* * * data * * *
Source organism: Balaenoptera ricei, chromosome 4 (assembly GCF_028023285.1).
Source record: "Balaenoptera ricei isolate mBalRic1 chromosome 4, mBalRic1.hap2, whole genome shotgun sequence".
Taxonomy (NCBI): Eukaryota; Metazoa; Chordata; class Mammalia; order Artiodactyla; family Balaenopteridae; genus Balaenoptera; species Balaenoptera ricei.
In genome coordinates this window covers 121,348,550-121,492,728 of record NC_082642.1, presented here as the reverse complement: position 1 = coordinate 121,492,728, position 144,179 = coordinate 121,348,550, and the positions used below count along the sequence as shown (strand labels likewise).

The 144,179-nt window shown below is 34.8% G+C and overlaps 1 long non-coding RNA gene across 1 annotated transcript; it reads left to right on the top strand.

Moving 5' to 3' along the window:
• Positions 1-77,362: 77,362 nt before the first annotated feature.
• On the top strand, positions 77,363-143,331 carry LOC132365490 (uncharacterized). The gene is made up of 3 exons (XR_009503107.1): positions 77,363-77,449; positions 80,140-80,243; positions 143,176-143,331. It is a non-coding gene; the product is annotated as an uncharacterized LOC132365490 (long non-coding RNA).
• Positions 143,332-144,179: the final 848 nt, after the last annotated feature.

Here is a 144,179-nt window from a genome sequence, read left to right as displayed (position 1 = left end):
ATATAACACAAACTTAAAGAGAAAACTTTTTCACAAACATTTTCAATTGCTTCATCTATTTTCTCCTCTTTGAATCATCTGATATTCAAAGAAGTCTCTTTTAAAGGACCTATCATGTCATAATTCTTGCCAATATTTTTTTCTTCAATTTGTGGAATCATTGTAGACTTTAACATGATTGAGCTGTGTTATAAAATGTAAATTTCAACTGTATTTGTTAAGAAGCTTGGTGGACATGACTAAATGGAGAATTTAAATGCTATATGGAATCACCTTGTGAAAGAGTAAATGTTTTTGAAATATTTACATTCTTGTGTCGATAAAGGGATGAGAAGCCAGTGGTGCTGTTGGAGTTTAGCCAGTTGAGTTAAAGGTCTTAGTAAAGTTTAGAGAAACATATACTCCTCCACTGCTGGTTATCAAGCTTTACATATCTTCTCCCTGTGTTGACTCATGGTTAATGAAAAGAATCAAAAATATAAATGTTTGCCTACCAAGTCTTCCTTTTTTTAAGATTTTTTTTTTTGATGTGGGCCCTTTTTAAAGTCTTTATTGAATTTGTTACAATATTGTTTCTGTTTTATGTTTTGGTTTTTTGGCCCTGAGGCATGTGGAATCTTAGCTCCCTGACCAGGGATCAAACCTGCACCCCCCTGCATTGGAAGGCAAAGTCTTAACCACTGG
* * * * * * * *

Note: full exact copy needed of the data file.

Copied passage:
Source organism: Balaenoptera ricei, chromosome 4 (assembly GCF_028023285.1).
Source record: "Balaenoptera ricei isolate mBalRic1 chromosome 4, mBalRic1.hap2, whole genome shotgun sequence".
Taxonomy (NCBI): Eukaryota; Metazoa; Chordata; class Mammalia; order Artiodactyla; family Balaenopteridae; genus Balaenoptera; species Balaenoptera ricei.
In genome coordinates this window covers 121,348,550-121,492,728 of record NC_082642.1, presented here as the reverse complement: position 1 = coordinate 121,492,728, position 144,179 = coordinate 121,348,550, and the positions used below count along the sequence as shown (strand labels likewise).

The 144,179-nt window shown below is 34.8% G+C and overlaps 1 long non-coding RNA gene across 1 annotated transcript; it reads left to right on the top strand.

Moving 5' to 3' along the window:
• Positions 1-77,362: 77,362 nt before the first annotated feature.
• On the top strand, positions 77,363-143,331 carry LOC132365490 (uncharacterized). The gene is made up of 3 exons (XR_009503107.1): positions 77,363-77,449; positions 80,140-80,243; positions 143,176-143,331. It is a non-coding gene; the product is annotated as an uncharacterized LOC132365490 (long non-coding RNA).
• Positions 143,332-144,179: the final 848 nt, after the last annotated feature.

Here is a 144,179-nt window from a genome sequence, read left to right as displayed (position 1 = left end):
ATATAACACAAACTTAAAGAGAAAACTTTTTCACAAACATTTTCAATTGCTTCATCTATTTTCTCCTCTTTGAATCATCTGATATTCAAAGAAGTCTCTTTTAAAGGACCTATCATGTCATAATTCTTGCCAATATTTTTTTCTTCAATTTGTGGAATCATTGTAGACTTTAACATGATTGAGCTGTGTTATAAAATGTAAATTTCAACTGTATTTGTTAAGAAGCTTGGTGGACATGACTAAATGGAGAATTTAAATGCTATATGGAATCACCTTGTGAAAGAGTAAATGTTTTTGAAATATTTACATTCTTGTGTCGATAAAGGGATGAGAAGCCAGTGGTGCTGTTGGAGTTTAGCCAGTTGAGTTAAAGGTCTTAGTAAAGTTTAGAGAAACATATACTCCTCCACTGCTGGTTATCAAGCTTTACATATCTTCTCCCTGTGTTGACTCATGGTTAATGAAAAGAATCAAAAATATAAATGTTTGCCTACCAAGTCTTCCTTTTTTTAAGATTTTTTTTTTTGATGTGGGCCCTTTTTAAAGTCTTTATTGAATTTGTTACAATATTGTTTCTGTTTTATGTTTTGGTTTTTTGGCCCTGAGGCATGTGGAATCTTAGCTCCCTGACCAGGGATCAAACCTGCACCCCCCTGCATTGGAAGGCAAAGTCTTAACCACTGG